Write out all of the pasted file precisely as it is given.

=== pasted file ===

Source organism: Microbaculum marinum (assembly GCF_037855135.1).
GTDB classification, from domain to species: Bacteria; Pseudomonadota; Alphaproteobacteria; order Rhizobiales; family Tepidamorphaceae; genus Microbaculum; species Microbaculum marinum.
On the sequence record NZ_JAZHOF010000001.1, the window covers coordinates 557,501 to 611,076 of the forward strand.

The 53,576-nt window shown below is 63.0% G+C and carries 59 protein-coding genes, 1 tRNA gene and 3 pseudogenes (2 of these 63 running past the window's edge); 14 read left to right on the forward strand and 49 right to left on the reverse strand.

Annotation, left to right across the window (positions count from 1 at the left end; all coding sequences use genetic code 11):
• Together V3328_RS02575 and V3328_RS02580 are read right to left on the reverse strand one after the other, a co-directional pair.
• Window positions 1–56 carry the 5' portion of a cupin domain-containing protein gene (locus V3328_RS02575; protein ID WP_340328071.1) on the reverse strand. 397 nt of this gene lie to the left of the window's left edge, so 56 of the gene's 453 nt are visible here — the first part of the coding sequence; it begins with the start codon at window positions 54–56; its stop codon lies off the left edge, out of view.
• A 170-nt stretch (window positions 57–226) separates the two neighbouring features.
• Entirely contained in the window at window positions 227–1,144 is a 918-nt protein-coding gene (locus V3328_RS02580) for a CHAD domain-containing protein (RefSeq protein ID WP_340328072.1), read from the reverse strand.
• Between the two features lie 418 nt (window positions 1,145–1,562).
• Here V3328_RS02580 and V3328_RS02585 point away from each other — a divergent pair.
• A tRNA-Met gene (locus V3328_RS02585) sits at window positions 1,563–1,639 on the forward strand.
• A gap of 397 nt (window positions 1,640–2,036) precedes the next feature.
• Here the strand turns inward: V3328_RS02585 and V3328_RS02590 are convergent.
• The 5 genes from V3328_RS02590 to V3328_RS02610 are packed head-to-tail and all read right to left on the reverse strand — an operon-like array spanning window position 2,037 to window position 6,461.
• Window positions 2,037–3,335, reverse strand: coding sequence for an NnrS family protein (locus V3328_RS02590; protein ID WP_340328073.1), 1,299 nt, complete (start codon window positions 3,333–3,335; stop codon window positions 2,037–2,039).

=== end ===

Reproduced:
Source organism: Microbaculum marinum (assembly GCF_037855135.1).
GTDB classification, from domain to species: Bacteria; Pseudomonadota; Alphaproteobacteria; order Rhizobiales; family Tepidamorphaceae; genus Microbaculum; species Microbaculum marinum.
On the sequence record NZ_JAZHOF010000001.1, the window covers coordinates 557,501 to 611,076 of the forward strand.

The 53,576-nt window shown below is 63.0% G+C and carries 59 protein-coding genes, 1 tRNA gene and 3 pseudogenes (2 of these 63 running past the window's edge); 14 read left to right on the forward strand and 49 right to left on the reverse strand.

Annotation, left to right across the window (positions count from 1 at the left end; all coding sequences use genetic code 11):
• Together V3328_RS02575 and V3328_RS02580 are read right to left on the reverse strand one after the other, a co-directional pair.
• Window positions 1–56 carry the 5' portion of a cupin domain-containing protein gene (locus V3328_RS02575; protein ID WP_340328071.1) on the reverse strand. 397 nt of this gene lie to the left of the window's left edge, so 56 of the gene's 453 nt are visible here — the first part of the coding sequence; it begins with the start codon at window positions 54–56; its stop codon lies off the left edge, out of view.
• A 170-nt stretch (window positions 57–226) separates the two neighbouring features.
• Entirely contained in the window at window positions 227–1,144 is a 918-nt protein-coding gene (locus V3328_RS02580) for a CHAD domain-containing protein (RefSeq protein ID WP_340328072.1), read from the reverse strand.
• Between the two features lie 418 nt (window positions 1,145–1,562).
• Here V3328_RS02580 and V3328_RS02585 point away from each other — a divergent pair.
• A tRNA-Met gene (locus V3328_RS02585) sits at window positions 1,563–1,639 on the forward strand.
• A gap of 397 nt (window positions 1,640–2,036) precedes the next feature.
• Here the strand turns inward: V3328_RS02585 and V3328_RS02590 are convergent.
• The 5 genes from V3328_RS02590 to V3328_RS02610 are packed head-to-tail and all read right to left on the reverse strand — an operon-like array spanning window position 2,037 to window position 6,461.
• Window positions 2,037–3,335, reverse strand: coding sequence for an NnrS family protein (locus V3328_RS02590; protein ID WP_340328073.1), 1,299 nt, complete (start codon window positions 3,333–3,335; stop codon window positions 2,037–2,039).